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(a) Households and Nonprofit Organizations; Credit Market Instruments; Liability, Level, Billions of Dollars, Seasonally Adjusted (CMDEBT)
The FRED series Household Sector: Liabilities: Household Credit Market Debt Outstanding is now known as Households and Nonprofit Organizations; Credit Market Instruments; Liability.

The source series id is LA154104005.Q.

This series appears in Table D.3. For further information see the assistance provided in the guide to the Flow of Funds at http://www.federalreserve.gov/apps/fof/.

Households and Nonprofit Organizations; Credit Market Instruments; Liability, Level
   

  

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(b) Federal Government: Current Expenditures, Billions of Dollars, Seasonally Adjusted Annual Rate (FGEXPND)
BEA Account Code: W013RC1

A Guide to the National Income and Product Accounts of the United States (NIPA) - (http://www.bea.gov/national/pdf/nipaguid.pdf)

Federal Government: Current Expenditures
   

  

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(c) Gross Domestic Product: Implicit Price Deflator, Index 2009=100, Seasonally Adjusted (GDPDEF)
BEA Account Code: A191RD3

The number of decimal places reported varies over time. A Guide to the National Income and Product Accounts of the United States (NIPA) - (http://www.bea.gov/national/pdf/nipaguid.pdf)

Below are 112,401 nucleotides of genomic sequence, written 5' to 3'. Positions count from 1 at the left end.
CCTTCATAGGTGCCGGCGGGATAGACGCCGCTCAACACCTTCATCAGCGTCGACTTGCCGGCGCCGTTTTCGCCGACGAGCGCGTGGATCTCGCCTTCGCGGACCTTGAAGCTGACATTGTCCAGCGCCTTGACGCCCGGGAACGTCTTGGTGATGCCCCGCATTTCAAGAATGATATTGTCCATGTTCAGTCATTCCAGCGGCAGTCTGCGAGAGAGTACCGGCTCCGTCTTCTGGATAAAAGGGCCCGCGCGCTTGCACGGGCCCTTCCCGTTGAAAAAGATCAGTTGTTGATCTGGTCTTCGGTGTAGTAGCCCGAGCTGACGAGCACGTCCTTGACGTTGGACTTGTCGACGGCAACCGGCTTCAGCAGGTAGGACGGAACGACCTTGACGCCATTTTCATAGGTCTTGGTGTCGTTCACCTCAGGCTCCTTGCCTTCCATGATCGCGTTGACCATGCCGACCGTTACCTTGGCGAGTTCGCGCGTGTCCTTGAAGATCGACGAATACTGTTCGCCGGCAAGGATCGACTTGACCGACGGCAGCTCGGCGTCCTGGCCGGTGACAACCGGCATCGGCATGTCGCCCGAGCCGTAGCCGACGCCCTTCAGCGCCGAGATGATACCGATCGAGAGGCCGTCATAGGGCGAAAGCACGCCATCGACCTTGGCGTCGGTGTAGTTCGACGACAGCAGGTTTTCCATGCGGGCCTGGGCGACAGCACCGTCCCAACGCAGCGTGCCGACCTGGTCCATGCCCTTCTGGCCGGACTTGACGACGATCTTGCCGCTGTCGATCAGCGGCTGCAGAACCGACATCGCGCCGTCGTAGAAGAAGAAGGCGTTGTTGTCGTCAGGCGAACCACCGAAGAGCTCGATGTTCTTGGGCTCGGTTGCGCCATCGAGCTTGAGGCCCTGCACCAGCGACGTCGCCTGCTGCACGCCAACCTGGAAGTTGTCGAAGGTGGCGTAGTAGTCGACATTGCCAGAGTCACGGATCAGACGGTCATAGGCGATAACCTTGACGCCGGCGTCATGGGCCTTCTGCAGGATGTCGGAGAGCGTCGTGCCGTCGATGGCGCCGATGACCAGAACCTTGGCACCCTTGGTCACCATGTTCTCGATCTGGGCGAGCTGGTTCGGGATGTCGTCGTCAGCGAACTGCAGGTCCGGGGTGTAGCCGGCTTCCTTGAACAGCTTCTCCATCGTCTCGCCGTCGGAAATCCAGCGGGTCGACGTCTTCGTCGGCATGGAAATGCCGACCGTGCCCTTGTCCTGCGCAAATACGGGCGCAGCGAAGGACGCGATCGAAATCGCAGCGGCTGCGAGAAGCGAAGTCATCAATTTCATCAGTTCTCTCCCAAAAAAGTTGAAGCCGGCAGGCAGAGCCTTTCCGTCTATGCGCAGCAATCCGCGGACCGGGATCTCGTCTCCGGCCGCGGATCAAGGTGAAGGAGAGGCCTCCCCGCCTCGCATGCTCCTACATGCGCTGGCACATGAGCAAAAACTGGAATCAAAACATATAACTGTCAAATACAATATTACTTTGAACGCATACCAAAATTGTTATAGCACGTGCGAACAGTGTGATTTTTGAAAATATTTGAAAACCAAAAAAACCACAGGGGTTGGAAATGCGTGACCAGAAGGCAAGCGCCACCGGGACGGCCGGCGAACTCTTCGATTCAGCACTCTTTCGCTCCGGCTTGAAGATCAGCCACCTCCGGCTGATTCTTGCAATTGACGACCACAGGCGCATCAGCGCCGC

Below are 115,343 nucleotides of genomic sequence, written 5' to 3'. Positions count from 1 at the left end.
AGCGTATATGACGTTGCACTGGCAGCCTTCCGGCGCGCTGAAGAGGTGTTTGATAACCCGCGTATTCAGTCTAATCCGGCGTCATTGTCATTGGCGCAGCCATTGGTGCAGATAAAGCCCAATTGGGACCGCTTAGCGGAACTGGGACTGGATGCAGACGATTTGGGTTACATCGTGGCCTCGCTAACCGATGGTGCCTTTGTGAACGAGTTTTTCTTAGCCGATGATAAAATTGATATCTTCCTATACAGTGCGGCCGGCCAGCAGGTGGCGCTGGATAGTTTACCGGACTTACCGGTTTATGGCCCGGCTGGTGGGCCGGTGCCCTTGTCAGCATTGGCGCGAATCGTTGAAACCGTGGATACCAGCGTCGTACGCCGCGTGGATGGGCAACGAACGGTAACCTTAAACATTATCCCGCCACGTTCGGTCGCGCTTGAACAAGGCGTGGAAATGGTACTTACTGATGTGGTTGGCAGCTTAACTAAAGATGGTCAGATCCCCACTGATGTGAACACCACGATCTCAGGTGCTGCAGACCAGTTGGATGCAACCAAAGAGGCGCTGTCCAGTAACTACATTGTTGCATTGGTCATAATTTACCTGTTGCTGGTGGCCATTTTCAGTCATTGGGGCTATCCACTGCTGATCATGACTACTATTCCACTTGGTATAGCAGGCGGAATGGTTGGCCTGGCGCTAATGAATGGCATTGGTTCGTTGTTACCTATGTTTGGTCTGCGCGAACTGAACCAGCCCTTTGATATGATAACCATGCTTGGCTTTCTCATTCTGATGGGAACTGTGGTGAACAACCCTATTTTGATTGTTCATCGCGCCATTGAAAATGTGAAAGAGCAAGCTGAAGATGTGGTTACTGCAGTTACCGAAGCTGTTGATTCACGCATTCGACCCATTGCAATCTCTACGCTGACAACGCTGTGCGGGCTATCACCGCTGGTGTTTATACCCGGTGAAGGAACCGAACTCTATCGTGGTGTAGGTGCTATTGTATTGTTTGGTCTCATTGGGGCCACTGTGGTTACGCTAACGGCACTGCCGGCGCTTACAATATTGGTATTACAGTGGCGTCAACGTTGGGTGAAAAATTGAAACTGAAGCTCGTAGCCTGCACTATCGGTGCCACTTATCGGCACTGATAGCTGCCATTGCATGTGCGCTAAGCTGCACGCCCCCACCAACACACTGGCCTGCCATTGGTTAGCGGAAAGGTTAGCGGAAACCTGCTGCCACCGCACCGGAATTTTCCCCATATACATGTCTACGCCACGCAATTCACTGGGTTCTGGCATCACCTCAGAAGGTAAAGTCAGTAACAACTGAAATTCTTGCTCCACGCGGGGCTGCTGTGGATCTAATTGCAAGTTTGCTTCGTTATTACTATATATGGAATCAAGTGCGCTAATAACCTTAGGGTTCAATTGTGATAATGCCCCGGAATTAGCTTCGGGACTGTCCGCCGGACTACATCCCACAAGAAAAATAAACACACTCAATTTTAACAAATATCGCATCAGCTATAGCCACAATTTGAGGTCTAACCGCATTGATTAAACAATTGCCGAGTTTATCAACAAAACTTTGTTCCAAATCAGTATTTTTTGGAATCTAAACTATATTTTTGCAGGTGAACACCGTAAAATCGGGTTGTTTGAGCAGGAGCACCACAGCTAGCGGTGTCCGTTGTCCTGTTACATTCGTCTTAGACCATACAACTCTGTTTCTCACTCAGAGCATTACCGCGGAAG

Gross Domestic Product: Implicit Price Deflator
   

  

Integer Period Range: to copy to all
(d) Total Population: All Ages including Armed Forces Overseas, Thousands, Not Seasonally Adjusted (POP)
The intercensal estimates for 1990-2000 for the United States population are produced by converting the 1990-2000 postcensal estimates prepared previously for the U. S. to account for differences between the postcensal estimates in 2000 and census counts (error of closure). The postcensal estimates for 1990 to 2000 were produced by updating the resident population enumerated in the 1990 census by estimates of the components of population change between April 1, 1990 and April 1, 2000-- births to U.S. resident women, deaths to U.S. residents, net international migration (incl legal & residual foreign born), and net movement of the U.S. armed forces and civilian citizens to the United States. Intercensal population estimates for 1990 to 2000 are derived from the postcensal estimates by distributing the error of closure over the decade by month. The method used for the 1990s for distributing the error of closure is the same that was used for the 1980s. This method produces an intercensal estimate as a function of time and the postcensal estimates,using the following formula: the population at time t is equal to the postcensal estimate at time t multiplied by a function. The function is the April 1, 2000 census count divided by the April 1, 2000 postcensal estimate raised to the power of t divided by 3653.